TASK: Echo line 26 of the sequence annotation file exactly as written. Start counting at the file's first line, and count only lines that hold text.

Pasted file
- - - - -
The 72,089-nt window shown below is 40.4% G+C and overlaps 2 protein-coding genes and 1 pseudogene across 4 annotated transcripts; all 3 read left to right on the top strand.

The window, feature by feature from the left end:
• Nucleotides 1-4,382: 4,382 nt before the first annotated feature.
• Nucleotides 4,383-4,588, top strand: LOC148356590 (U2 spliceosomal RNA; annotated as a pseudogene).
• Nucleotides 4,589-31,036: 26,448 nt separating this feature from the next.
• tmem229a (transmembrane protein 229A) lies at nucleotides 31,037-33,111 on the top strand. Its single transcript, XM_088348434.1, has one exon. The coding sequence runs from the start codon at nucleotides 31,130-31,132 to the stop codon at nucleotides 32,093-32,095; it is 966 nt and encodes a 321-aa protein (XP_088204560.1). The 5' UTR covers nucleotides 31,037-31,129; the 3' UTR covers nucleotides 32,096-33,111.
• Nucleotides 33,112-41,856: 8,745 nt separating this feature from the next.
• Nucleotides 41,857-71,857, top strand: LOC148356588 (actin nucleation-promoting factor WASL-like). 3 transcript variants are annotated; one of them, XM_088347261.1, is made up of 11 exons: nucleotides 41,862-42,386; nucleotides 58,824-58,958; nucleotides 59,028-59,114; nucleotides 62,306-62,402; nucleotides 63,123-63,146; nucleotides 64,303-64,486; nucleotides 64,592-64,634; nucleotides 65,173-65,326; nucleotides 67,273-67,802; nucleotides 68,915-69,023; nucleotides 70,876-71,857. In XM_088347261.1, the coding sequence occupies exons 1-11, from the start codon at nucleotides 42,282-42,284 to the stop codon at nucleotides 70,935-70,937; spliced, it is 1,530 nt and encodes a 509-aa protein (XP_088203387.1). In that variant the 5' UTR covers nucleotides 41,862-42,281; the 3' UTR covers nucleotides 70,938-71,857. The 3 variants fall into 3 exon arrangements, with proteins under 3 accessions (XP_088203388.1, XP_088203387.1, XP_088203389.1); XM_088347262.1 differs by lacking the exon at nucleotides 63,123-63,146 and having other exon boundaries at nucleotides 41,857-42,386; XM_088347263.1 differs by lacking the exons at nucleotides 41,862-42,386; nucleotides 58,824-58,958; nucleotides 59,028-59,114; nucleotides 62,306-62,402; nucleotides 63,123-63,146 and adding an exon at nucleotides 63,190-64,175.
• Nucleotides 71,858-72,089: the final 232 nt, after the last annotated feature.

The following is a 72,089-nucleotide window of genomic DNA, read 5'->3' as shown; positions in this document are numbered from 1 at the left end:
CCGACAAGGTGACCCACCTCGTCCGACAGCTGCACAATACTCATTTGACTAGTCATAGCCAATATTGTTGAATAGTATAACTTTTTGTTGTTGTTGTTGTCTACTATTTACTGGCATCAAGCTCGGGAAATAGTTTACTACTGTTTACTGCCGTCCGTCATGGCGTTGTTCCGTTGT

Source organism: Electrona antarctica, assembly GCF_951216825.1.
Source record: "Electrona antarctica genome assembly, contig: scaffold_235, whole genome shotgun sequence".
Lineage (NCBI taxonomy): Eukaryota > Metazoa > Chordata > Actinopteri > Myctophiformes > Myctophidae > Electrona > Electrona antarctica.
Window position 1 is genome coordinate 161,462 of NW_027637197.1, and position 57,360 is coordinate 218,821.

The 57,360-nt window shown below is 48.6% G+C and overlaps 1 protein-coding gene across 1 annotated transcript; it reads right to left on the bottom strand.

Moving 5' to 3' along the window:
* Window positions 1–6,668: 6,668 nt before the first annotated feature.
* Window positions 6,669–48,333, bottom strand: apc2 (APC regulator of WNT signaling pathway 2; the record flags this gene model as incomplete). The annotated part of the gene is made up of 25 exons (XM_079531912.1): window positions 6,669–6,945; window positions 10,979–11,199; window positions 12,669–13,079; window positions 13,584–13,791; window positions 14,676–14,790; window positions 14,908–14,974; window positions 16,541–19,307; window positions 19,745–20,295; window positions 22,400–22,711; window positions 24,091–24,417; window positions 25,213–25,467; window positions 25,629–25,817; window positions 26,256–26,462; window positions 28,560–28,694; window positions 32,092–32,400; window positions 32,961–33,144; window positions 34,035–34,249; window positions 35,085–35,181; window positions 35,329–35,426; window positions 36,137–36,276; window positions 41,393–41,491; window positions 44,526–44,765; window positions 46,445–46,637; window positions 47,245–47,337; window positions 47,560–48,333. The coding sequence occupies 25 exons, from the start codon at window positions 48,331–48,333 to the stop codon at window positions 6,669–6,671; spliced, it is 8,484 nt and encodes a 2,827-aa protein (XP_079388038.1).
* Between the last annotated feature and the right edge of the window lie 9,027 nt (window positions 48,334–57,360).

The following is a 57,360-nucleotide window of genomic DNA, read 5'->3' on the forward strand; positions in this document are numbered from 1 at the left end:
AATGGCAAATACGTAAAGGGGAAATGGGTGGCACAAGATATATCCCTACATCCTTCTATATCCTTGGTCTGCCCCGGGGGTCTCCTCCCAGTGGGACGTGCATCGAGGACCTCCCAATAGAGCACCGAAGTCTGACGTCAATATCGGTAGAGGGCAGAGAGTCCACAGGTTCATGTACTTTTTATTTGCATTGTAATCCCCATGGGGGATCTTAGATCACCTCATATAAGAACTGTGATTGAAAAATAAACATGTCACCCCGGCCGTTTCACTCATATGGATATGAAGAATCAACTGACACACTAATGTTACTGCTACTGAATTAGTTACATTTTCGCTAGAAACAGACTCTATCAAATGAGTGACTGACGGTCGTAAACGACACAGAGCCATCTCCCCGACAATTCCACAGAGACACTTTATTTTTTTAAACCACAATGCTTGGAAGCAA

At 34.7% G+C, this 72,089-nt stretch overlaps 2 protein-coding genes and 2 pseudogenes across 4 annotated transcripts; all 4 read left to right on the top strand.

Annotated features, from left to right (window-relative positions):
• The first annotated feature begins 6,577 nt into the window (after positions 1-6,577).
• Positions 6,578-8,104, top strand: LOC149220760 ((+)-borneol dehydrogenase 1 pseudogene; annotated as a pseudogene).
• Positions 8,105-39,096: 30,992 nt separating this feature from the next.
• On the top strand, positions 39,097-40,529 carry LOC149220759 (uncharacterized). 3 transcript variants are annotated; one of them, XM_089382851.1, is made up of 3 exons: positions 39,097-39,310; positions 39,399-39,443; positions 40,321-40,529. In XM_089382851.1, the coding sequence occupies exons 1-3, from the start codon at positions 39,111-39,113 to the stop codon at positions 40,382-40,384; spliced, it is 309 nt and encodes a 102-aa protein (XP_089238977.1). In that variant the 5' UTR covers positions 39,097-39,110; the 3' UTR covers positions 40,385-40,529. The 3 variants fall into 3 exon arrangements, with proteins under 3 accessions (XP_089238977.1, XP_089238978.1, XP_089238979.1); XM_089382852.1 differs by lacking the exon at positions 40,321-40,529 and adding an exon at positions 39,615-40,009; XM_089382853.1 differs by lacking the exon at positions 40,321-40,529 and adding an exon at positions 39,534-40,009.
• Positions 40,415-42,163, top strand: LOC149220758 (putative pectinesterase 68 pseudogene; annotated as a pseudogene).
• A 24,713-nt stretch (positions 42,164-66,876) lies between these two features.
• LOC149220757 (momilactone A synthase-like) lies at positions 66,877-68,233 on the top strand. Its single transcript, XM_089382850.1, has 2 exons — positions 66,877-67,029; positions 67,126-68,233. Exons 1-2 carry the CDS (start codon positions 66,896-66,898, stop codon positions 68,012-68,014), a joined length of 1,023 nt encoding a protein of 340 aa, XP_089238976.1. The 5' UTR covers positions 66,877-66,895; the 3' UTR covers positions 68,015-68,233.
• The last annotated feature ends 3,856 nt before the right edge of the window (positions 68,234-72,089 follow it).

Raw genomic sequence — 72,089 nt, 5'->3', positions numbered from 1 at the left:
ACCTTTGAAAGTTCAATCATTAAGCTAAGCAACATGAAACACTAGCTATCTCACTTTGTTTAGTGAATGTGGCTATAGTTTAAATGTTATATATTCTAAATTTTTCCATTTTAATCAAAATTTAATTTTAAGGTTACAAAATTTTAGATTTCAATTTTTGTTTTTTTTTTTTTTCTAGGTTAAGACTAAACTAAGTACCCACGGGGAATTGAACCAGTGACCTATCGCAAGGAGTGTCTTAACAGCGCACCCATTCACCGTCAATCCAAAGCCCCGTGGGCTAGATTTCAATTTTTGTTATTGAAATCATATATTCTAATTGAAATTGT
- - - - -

• Positions 6,578-8,104, top strand: LOC149220760 ((+)-borneol dehydrogenase 1 pseudogene; annotated as a pseudogene).